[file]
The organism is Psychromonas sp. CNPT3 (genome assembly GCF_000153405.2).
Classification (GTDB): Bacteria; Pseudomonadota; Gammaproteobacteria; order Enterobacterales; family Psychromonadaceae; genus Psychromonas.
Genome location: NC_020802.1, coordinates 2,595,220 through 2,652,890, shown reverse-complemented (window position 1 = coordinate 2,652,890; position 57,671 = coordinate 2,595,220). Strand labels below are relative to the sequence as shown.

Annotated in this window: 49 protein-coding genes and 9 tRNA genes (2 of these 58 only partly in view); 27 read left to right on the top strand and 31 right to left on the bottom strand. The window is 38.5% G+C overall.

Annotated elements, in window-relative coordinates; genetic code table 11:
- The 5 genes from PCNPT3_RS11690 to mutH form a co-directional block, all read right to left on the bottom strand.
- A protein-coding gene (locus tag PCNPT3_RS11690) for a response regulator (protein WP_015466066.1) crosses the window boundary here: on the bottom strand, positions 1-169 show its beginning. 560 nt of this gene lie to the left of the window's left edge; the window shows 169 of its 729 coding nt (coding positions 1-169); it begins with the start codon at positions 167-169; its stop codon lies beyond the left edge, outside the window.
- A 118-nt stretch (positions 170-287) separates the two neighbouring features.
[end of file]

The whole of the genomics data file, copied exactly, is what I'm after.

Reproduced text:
The organism is Psychromonas sp. CNPT3 (genome assembly GCF_000153405.2).
Classification (GTDB): Bacteria; Pseudomonadota; Gammaproteobacteria; order Enterobacterales; family Psychromonadaceae; genus Psychromonas.
Genome location: NC_020802.1, coordinates 2,595,220 through 2,652,890, shown reverse-complemented (window position 1 = coordinate 2,652,890; position 57,671 = coordinate 2,595,220). Strand labels below are relative to the sequence as shown.

Annotated in this window: 49 protein-coding genes and 9 tRNA genes (2 of these 58 only partly in view); 27 read left to right on the top strand and 31 right to left on the bottom strand. The window is 38.5% G+C overall.

Annotated elements, in window-relative coordinates; genetic code table 11:
- The 5 genes from PCNPT3_RS11690 to mutH form a co-directional block, all read right to left on the bottom strand.
- A protein-coding gene (locus tag PCNPT3_RS11690) for a response regulator (protein WP_015466066.1) crosses the window boundary here: on the bottom strand, positions 1-169 show its beginning. 560 nt of this gene lie to the left of the window's left edge; the window shows 169 of its 729 coding nt (coding positions 1-169); it begins with the start codon at positions 167-169; its stop codon lies beyond the left edge, outside the window.
- A 118-nt stretch (positions 170-287) separates the two neighbouring features.